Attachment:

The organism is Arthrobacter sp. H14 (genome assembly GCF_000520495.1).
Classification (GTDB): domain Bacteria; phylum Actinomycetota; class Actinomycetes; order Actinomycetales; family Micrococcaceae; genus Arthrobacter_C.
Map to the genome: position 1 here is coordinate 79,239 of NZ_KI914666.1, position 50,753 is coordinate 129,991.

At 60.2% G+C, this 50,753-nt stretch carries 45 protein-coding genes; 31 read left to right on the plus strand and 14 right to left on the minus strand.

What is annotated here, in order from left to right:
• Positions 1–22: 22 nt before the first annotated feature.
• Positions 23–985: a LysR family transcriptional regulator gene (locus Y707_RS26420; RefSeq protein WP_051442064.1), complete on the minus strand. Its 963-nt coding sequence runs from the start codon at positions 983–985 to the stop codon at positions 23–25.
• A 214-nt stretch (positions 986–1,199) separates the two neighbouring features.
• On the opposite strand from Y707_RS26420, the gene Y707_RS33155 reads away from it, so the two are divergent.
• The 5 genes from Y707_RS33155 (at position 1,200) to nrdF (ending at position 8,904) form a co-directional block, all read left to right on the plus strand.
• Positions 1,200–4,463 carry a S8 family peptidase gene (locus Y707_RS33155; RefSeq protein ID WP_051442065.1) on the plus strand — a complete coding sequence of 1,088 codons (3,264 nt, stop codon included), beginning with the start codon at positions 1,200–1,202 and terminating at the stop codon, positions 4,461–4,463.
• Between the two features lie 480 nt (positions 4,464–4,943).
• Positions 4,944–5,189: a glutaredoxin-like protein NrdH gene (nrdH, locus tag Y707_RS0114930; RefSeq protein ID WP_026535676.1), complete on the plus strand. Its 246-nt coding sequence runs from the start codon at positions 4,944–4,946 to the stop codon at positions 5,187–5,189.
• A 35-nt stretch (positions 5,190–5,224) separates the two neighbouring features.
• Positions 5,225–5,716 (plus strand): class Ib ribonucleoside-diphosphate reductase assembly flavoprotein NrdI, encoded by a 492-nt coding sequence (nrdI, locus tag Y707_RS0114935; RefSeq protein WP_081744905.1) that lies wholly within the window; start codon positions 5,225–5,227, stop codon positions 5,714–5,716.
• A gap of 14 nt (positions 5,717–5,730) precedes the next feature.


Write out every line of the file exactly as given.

The organism is Arthrobacter sp. H14 (genome assembly GCF_000520495.1).
Classification (GTDB): domain Bacteria; phylum Actinomycetota; class Actinomycetes; order Actinomycetales; family Micrococcaceae; genus Arthrobacter_C.
Map to the genome: position 1 here is coordinate 79,239 of NZ_KI914666.1, position 50,753 is coordinate 129,991.

At 60.2% G+C, this 50,753-nt stretch carries 45 protein-coding genes; 31 read left to right on the plus strand and 14 right to left on the minus strand.

What is annotated here, in order from left to right:
• Positions 1–22: 22 nt before the first annotated feature.
• Positions 23–985: a LysR family transcriptional regulator gene (locus Y707_RS26420; RefSeq protein WP_051442064.1), complete on the minus strand. Its 963-nt coding sequence runs from the start codon at positions 983–985 to the stop codon at positions 23–25.
• A 214-nt stretch (positions 986–1,199) separates the two neighbouring features.
• On the opposite strand from Y707_RS26420, the gene Y707_RS33155 reads away from it, so the two are divergent.
• The 5 genes from Y707_RS33155 (at position 1,200) to nrdF (ending at position 8,904) form a co-directional block, all read left to right on the plus strand.
• Positions 1,200–4,463 carry a S8 family peptidase gene (locus Y707_RS33155; RefSeq protein ID WP_051442065.1) on the plus strand — a complete coding sequence of 1,088 codons (3,264 nt, stop codon included), beginning with the start codon at positions 1,200–1,202 and terminating at the stop codon, positions 4,461–4,463.
• Between the two features lie 480 nt (positions 4,464–4,943).
• Positions 4,944–5,189: a glutaredoxin-like protein NrdH gene (nrdH, locus tag Y707_RS0114930; RefSeq protein ID WP_026535676.1), complete on the plus strand. Its 246-nt coding sequence runs from the start codon at positions 4,944–4,946 to the stop codon at positions 5,187–5,189.
• A 35-nt stretch (positions 5,190–5,224) separates the two neighbouring features.
• Positions 5,225–5,716 (plus strand): class Ib ribonucleoside-diphosphate reductase assembly flavoprotein NrdI, encoded by a 492-nt coding sequence (nrdI, locus tag Y707_RS0114935; RefSeq protein WP_081744905.1) that lies wholly within the window; start codon positions 5,225–5,227, stop codon positions 5,714–5,716.
• A gap of 14 nt (positions 5,717–5,730) precedes the next feature.